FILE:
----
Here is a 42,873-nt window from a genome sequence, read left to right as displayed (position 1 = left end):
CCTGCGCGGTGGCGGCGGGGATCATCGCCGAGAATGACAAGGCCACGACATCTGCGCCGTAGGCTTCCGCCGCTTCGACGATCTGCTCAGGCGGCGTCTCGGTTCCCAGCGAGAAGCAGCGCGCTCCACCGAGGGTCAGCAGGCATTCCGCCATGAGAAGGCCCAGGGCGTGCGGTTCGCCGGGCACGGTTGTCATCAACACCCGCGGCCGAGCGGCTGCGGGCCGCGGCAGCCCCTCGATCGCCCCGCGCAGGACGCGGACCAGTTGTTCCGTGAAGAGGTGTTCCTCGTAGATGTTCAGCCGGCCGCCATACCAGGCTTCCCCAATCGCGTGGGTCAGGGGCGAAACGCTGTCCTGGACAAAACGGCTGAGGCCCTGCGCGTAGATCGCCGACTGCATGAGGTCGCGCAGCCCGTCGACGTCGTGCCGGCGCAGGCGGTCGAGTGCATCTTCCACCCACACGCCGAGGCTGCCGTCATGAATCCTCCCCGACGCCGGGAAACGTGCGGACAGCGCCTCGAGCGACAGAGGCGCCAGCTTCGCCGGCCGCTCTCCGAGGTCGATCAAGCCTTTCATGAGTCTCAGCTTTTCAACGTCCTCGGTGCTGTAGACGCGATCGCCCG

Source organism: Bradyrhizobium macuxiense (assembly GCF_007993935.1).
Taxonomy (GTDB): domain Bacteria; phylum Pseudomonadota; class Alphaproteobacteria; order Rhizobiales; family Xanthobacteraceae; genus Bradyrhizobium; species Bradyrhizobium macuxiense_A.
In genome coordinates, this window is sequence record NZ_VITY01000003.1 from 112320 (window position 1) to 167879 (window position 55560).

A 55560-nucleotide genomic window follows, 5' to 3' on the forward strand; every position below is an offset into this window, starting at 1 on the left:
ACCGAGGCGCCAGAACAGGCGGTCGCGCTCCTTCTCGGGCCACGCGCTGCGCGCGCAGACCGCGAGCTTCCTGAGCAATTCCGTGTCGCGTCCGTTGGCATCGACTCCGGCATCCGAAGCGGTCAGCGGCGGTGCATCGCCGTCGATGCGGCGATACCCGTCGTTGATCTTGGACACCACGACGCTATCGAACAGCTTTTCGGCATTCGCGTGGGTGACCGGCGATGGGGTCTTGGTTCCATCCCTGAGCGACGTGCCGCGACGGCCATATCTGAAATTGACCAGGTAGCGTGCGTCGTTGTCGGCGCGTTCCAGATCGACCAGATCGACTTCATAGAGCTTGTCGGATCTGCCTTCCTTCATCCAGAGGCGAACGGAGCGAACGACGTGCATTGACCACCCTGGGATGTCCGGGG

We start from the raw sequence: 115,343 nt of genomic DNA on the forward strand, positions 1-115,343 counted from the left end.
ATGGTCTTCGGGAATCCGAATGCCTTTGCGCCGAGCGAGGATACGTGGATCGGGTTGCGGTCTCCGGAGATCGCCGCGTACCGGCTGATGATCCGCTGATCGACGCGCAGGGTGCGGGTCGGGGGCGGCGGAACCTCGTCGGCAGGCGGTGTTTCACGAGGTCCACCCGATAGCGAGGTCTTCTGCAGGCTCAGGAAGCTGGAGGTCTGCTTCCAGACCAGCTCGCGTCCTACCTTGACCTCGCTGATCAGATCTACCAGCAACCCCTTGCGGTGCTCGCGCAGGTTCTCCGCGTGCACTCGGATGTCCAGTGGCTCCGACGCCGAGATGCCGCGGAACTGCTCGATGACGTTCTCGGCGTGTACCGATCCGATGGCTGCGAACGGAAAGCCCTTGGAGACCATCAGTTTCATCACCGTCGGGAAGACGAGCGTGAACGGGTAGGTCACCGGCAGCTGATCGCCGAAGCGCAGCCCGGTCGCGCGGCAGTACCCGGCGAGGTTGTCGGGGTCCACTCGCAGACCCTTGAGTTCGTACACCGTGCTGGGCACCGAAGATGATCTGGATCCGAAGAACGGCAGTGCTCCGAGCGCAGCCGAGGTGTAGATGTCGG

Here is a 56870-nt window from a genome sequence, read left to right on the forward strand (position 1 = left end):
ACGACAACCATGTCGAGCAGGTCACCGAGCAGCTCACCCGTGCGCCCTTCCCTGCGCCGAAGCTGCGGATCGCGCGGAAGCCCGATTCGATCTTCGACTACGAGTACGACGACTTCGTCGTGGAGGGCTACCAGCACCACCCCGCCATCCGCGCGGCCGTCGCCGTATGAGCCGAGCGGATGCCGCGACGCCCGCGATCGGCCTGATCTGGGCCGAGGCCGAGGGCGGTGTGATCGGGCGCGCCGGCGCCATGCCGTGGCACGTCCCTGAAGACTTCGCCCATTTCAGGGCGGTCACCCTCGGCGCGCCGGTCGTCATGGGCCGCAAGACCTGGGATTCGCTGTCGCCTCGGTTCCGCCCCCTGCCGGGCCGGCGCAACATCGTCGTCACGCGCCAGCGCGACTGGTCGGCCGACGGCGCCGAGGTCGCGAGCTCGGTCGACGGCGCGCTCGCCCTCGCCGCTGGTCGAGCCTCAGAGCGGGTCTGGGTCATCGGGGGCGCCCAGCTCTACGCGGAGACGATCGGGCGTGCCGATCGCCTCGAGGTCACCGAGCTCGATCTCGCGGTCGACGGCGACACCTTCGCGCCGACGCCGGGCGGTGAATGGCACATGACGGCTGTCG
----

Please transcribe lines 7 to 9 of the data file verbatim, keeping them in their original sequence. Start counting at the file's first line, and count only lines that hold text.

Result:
ACCGAGGCGCCAGAACAGGCGGTCGCGCTCCTTCTCGGGCCACGCGCTGCGCGCGCAGACCGCGAGCTTCCTGAGCAATTCCGTGTCGCGTCCGTTGGCATCGACTCCGGCATCCGAAGCGGTCAGCGGCGGTGCATCGCCGTCGATGCGGCGATACCCGTCGTTGATCTTGGACACCACGACGCTATCGAACAGCTTTTCGGCATTCGCGTGGGTGACCGGCGATGGGGTCTTGGTTCCATCCCTGAGCGACGTGCCGCGACGGCCATATCTGAAATTGACCAGGTAGCGTGCGTCGTTGTCGGCGCGTTCCAGATCGACCAGATCGACTTCATAGAGCTTGTCGGATCTGCCTTCCTTCATCCAGAGGCGAACGGAGCGAACGACGTGCATTGACCACCCTGGGATGTCCGGGG

We start from the raw sequence: 115,343 nt of genomic DNA on the forward strand, positions 1-115,343 counted from the left end.
ATGGTCTTCGGGAATCCGAATGCCTTTGCGCCGAGCGAGGATACGTGGATCGGGTTGCGGTCTCCGGAGATCGCCGCGTACCGGCTGATGATCCGCTGATCGACGCGCAGGGTGCGGGTCGGGGGCGGCGGAACCTCGTCGGCAGGCGGTGTTTCACGAGGTCCACCCGATAGCGAGGTCTTCTGCAGGCTCAGGAAGCTGGAGGTCTGCTTCCAGACCAGCTCGCGTCCTACCTTGACCTCGCTGATCAGATCTACCAGCAACCCCTTGCGGTGCTCGCGCAGGTTCTCCGCGTGCACTCGGATGTCCAGTGGCTCCGACGCCGAGATGCCGCGGAACTGCTCGATGACGTTCTCGGCGTGTACCGATCCGATGGCTGCGAACGGAAAGCCCTTGGAGACCATCAGTTTCATCACCGTCGGGAAGACGAGCGTGAACGGGTAGGTCACCGGCAGCTGATCGCCGAAGCGCAGCCCGGTCGCGCGGCAGTACCCGGCGAGGTTGTCGGGGTCCACTCGCAGACCCTTGAGTTCGTACACCGTGCTGGGCACCGAAGATGATCTGGATCCGAAGAACGGCAGTGCTCCGAGCGCAGCCGAGGTGTAGATGTCGG